Attitudes of U.S. Public Broadcasters: A Liberal Helping of Interpretive Journalism

Stan Jastrzebski, Lars Willnat

Research output: Contribution to journalArticlepeer-review

Abstract

Even though U.S. public broadcasting has existed for more than 50 years, little research has been done on the attitudes of its journalists. This study, based on a sample of 394 U.S. public media journalists, represents the largest-scale effort to date to catalog the professional values and beliefs of these professionals. Our findings suggest these journalists are more liberal than both the U.S. population and commercial journalists, though they find it important not to be seen as partisan in their work. And while more people of color work in public broadcasting than in commercial media, public media journalists are unsatisfied with the diversity in their newsrooms and how it represents the communities they serve. When asked about their preferred professional roles, U.S. public media journalists tend to identify more with the interpretive and populist-mobilizer functions of journalism than the adversarial and disseminator functions.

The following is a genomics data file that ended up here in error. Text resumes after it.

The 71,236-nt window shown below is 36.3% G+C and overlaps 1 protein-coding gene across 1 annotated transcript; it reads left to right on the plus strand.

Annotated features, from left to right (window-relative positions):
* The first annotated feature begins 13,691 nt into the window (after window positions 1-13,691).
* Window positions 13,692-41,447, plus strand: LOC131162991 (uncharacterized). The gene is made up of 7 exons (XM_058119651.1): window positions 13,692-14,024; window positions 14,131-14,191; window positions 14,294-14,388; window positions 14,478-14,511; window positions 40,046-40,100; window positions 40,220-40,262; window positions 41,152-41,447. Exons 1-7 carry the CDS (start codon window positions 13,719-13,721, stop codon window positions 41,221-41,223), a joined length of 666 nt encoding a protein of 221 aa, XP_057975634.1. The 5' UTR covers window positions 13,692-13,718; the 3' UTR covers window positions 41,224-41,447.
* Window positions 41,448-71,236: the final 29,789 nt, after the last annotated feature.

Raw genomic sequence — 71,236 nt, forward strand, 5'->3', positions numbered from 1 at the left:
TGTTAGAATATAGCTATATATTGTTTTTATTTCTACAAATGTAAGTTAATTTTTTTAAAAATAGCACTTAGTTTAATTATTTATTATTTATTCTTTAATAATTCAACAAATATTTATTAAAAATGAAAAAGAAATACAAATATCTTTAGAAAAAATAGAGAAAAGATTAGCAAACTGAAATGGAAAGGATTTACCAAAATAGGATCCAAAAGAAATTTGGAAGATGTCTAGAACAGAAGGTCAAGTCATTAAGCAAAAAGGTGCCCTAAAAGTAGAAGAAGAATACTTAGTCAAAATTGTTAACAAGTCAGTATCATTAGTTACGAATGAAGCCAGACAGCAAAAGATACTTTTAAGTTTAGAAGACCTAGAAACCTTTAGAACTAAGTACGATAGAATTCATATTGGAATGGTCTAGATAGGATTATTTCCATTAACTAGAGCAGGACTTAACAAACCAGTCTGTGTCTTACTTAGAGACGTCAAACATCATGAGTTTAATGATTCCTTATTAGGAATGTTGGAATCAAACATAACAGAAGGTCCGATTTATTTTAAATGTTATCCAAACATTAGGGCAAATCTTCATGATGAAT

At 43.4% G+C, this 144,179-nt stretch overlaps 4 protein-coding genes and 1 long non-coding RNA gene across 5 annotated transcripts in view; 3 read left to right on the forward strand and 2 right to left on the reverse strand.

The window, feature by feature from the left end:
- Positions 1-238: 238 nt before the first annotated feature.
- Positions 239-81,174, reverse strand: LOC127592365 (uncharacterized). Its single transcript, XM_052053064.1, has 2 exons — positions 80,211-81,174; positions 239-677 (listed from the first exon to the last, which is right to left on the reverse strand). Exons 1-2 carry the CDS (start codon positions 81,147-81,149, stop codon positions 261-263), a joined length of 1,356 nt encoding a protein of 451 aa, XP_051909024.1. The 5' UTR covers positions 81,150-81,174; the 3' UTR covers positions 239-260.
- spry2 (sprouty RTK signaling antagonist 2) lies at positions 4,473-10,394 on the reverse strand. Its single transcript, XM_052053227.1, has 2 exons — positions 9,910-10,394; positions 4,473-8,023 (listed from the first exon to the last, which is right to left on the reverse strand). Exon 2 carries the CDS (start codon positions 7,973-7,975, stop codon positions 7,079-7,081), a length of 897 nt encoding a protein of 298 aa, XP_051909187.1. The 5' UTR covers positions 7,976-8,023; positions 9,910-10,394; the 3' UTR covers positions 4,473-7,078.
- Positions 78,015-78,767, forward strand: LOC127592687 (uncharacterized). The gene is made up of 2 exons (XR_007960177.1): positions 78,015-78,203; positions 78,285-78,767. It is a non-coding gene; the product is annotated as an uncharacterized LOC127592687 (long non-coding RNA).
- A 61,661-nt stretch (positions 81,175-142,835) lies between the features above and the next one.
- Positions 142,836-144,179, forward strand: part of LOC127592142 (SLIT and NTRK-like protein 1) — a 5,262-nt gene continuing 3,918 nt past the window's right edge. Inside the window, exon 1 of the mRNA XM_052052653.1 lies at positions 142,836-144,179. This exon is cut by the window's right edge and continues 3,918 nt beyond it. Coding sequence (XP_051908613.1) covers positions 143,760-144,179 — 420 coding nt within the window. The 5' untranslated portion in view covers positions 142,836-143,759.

Original languageEnglish (US)
JournalElectronic News
DOIs
StateAccepted/In press - 2024

Keywords

  • journalistic roles
  • NPR
  • PBS
  • public broadcasting
  • survey

ASJC Scopus subject areas

  • Information Systems
  • Communication

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